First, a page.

As you read this Kristi and I have just begun a Sabbatical together! Since starting Soul Shepherding in 2009 I’ve helped other pastors go on Sabbatical, but even though I was ordained as a pastor back in 1995 this is our first Sabbatical.
We’d very much appreciate you supporting us by praying for God to bless this experience for us and for our ongoing ministry to pastors, leaders, and other servants of the Lord.
If you’ve read my book, You Can Live in Jesus’ Easy Yoke, or other articles then you probably know that I have to work at not working! I have been keeping a weekly Sabbath — usually! — but I’ve never taken a Sabbatical. In this matter I was not in sync with our foundational philosophy to minister to others out of the overflow of what we are personally experiencing. So with the direction of our Board of Directors and encouragement from friends we are venturing into thirty days without doing any work, projects, correspondence, or ministry.
Kristi and I are doing this together because she also works very hard for long hours in our ministry and needs rest. Besides that, we’re best friends who love to be together and to support each other in listening and prayer. So it’s only natural that we’d do this together.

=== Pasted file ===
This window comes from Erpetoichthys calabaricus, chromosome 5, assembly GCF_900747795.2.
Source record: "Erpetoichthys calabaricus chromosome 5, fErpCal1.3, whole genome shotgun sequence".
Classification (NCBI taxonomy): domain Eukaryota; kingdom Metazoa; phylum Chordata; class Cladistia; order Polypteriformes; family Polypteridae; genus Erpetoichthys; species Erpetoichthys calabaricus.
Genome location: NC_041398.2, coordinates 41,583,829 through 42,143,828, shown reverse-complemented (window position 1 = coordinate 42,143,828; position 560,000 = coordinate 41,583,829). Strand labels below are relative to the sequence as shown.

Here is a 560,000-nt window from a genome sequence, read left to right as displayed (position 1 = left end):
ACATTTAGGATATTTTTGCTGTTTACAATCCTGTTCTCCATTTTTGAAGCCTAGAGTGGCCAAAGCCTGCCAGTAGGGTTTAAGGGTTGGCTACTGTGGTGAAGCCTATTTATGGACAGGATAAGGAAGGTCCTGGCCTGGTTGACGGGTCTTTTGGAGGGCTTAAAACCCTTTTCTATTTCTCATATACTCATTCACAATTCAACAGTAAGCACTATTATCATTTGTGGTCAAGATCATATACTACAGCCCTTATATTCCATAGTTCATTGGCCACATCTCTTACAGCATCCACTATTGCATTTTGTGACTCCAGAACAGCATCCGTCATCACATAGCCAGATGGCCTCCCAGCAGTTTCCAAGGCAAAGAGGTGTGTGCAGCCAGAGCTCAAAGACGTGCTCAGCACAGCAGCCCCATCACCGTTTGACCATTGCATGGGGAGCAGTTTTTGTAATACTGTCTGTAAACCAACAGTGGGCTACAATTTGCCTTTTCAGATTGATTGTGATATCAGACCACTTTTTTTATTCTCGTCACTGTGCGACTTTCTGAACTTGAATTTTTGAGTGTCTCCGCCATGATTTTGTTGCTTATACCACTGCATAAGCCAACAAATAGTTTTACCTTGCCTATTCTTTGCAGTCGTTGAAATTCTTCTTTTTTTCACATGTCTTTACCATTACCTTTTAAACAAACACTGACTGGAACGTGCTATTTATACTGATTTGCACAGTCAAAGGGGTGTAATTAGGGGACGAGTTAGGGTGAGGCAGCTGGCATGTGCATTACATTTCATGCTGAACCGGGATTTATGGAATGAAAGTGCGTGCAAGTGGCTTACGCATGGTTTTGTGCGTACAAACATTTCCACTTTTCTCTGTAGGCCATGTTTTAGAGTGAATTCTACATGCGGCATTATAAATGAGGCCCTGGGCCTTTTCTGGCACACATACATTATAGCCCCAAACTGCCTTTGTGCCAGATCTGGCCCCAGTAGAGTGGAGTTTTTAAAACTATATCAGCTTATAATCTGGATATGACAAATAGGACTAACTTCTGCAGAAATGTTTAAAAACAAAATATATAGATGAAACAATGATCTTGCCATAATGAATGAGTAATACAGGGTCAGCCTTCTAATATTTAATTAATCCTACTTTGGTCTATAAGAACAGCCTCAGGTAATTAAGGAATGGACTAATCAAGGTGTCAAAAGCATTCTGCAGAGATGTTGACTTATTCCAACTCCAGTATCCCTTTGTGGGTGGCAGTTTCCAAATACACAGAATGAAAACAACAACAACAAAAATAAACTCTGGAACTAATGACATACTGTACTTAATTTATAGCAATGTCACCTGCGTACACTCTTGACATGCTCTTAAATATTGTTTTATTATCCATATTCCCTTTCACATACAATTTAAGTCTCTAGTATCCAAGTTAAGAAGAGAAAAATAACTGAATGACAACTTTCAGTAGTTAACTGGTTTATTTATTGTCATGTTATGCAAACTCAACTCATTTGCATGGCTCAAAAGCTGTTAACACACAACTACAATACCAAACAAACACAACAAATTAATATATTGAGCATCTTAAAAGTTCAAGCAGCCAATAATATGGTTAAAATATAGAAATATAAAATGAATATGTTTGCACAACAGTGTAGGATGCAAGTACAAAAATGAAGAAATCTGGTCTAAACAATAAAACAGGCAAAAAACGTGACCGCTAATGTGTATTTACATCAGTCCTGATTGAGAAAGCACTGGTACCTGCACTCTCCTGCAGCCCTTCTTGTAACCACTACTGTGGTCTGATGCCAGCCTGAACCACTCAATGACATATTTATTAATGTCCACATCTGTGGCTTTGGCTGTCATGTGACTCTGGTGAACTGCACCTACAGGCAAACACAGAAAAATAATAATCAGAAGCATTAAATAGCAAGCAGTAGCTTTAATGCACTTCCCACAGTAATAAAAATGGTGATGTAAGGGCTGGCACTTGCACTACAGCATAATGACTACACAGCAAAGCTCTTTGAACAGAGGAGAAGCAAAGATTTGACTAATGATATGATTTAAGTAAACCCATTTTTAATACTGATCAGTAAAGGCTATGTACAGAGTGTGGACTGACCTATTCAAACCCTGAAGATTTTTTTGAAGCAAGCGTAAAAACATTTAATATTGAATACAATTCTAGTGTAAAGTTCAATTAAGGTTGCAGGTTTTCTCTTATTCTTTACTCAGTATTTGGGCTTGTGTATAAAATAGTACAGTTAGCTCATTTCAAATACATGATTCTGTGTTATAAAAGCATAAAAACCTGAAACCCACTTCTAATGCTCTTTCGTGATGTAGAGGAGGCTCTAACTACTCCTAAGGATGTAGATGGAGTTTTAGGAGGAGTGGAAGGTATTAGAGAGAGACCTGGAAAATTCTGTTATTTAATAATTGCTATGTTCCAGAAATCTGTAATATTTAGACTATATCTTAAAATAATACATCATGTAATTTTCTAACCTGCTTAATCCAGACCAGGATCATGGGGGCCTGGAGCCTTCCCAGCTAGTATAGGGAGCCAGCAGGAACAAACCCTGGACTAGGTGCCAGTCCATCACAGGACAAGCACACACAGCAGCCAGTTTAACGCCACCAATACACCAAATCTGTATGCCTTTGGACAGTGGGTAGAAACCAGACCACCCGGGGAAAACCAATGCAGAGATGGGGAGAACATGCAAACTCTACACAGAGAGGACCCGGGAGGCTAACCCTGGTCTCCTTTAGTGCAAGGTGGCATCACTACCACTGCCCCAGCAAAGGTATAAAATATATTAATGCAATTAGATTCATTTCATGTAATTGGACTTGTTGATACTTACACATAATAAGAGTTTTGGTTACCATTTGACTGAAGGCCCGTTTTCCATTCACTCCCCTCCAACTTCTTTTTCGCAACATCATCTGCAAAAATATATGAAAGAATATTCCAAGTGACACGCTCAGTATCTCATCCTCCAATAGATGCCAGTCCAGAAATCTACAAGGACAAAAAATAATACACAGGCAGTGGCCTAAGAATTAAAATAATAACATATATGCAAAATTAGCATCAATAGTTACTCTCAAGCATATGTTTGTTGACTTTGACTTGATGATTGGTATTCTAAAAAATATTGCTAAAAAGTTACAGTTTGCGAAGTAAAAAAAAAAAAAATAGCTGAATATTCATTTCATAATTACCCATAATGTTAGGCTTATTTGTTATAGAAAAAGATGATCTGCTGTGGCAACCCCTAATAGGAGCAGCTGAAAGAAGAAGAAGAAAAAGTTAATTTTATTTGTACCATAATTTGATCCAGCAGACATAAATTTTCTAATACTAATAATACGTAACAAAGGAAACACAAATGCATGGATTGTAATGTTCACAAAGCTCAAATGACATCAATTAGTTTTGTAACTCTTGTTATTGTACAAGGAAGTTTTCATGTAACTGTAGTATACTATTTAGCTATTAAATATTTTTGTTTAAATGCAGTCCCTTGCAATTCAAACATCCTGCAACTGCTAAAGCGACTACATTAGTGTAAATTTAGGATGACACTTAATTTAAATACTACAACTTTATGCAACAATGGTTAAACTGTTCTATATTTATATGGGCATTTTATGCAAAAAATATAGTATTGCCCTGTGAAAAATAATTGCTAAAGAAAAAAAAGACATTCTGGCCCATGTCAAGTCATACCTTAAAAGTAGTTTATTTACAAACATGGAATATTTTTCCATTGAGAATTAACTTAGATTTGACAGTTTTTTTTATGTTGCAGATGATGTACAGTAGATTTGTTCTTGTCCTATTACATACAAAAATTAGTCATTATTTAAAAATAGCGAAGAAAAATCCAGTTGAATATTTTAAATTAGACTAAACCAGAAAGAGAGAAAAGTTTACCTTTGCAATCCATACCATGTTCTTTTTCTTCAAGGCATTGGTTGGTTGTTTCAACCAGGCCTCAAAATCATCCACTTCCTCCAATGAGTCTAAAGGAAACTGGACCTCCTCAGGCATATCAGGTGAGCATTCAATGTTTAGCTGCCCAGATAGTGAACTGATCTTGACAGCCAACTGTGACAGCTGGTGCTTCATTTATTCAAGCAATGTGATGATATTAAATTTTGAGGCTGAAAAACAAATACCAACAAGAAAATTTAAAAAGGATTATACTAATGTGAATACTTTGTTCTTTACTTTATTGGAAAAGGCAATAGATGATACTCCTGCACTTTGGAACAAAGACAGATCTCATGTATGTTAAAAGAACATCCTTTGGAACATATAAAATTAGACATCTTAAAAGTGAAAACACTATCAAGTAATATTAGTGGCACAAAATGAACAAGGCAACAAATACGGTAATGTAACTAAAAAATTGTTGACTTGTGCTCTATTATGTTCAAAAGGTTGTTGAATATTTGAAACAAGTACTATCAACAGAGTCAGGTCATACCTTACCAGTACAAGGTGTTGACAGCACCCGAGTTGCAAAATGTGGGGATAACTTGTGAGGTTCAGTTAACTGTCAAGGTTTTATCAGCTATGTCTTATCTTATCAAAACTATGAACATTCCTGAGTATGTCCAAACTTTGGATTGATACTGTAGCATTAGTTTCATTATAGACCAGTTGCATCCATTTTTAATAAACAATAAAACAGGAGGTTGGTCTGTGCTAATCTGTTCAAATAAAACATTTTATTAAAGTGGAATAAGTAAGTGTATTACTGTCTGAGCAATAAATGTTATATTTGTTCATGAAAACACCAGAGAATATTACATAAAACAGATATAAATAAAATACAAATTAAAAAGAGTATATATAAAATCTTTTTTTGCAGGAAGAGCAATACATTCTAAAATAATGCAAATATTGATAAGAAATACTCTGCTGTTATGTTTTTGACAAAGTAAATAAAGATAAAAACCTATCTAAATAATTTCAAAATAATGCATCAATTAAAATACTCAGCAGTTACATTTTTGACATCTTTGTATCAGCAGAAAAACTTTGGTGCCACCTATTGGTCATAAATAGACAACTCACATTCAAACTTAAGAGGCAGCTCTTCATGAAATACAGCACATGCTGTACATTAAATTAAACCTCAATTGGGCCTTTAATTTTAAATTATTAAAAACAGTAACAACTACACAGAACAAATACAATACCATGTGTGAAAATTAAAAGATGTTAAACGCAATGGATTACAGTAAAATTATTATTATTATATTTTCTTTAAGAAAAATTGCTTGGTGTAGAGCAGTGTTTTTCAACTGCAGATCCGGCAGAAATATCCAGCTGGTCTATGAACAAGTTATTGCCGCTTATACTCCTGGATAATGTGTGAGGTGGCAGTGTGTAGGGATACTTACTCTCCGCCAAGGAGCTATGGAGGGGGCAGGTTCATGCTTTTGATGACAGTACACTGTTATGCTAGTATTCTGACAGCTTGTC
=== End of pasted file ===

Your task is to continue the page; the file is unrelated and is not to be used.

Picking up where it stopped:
Pastors and other Christian professionals in ministry tend to be “always on” and working many evenings and weekends. How do you say no to people in need? To God’s work? How do you keep yourself fresh and thriving for the heavy personal, relational, and spiritual demands of ministry?
We are encouraged by the Biblical patterns of weekly Sabbath, Sabbath years, festivals lasting a week or longer, and jubilee years to set aside our work for spiritual purposes. Also some Church traditions encourage their pastors to take one to three months or more every seven years for Sabbatical rest.
What is a Sabbatical?
A Sabbatical is an extended Sabbath in which I do no work to devote my time to God by resting and rejuvenating in the sufficiency of Christ. I’m trusting God’s provision for me and my family and the people I minister to. I’m enjoying the Lord in relaxed and refreshing ways.
I probably don’t need to tell you that most pastors and Christian ministry workers do not do this! (If you read our articles “Pastor Stress Statistics” or “Unfair Expectations on the Pastor’s Wife” you’ll see what I’m talking about.)
When Christians in professional ministry do take a Sabbatical often they do it as an extended vacation. This is a good thing to do, but it may not be a true Sabbatical. Having fun is an essential part of Sabbath rest, but to experience real rest of soul that nourishes and restores you the fun needs to part of relating to the Lord.
Other Christian ministers and educators will take a Sabbatical leave to do some writing, work on a special ministry project, or study to improve their ministry. These are good things to do also. However, they are a form of work, not Sabbath rest.
What Are We Doing on Our Sabbatical?